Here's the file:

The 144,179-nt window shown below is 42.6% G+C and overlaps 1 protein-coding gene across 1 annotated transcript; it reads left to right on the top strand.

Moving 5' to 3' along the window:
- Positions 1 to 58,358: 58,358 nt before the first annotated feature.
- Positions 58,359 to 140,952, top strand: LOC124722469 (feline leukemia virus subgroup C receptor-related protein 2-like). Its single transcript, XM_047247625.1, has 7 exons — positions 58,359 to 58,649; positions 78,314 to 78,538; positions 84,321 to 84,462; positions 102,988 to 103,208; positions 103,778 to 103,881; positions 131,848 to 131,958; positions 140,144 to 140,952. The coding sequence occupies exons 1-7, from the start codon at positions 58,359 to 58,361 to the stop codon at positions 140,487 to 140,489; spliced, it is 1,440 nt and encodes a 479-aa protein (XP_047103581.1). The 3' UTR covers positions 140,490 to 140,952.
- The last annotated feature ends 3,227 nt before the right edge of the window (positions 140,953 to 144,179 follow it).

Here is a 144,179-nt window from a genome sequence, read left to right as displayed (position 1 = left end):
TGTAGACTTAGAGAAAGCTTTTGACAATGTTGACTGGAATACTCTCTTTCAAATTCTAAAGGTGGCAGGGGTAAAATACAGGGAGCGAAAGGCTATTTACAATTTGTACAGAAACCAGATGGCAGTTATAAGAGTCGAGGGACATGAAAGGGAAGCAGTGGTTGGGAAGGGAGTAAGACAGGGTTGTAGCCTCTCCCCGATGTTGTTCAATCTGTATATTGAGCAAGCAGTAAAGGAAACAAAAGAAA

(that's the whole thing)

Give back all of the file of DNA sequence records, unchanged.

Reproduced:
The 144,179-nt window shown below is 42.6% G+C and overlaps 1 protein-coding gene across 1 annotated transcript; it reads left to right on the top strand.

Moving 5' to 3' along the window:
- Positions 1 to 58,358: 58,358 nt before the first annotated feature.
- Positions 58,359 to 140,952, top strand: LOC124722469 (feline leukemia virus subgroup C receptor-related protein 2-like). Its single transcript, XM_047247625.1, has 7 exons — positions 58,359 to 58,649; positions 78,314 to 78,538; positions 84,321 to 84,462; positions 102,988 to 103,208; positions 103,778 to 103,881; positions 131,848 to 131,958; positions 140,144 to 140,952. The coding sequence occupies exons 1-7, from the start codon at positions 58,359 to 58,361 to the stop codon at positions 140,487 to 140,489; spliced, it is 1,440 nt and encodes a 479-aa protein (XP_047103581.1). The 3' UTR covers positions 140,490 to 140,952.
- The last annotated feature ends 3,227 nt before the right edge of the window (positions 140,953 to 144,179 follow it).

Here is a 144,179-nt window from a genome sequence, read left to right as displayed (position 1 = left end):
TGTAGACTTAGAGAAAGCTTTTGACAATGTTGACTGGAATACTCTCTTTCAAATTCTAAAGGTGGCAGGGGTAAAATACAGGGAGCGAAAGGCTATTTACAATTTGTACAGAAACCAGATGGCAGTTATAAGAGTCGAGGGACATGAAAGGGAAGCAGTGGTTGGGAAGGGAGTAAGACAGGGTTGTAGCCTCTCCCCGATGTTGTTCAATCTGTATATTGAGCAAGCAGTAAAGGAAACAAAAGAAA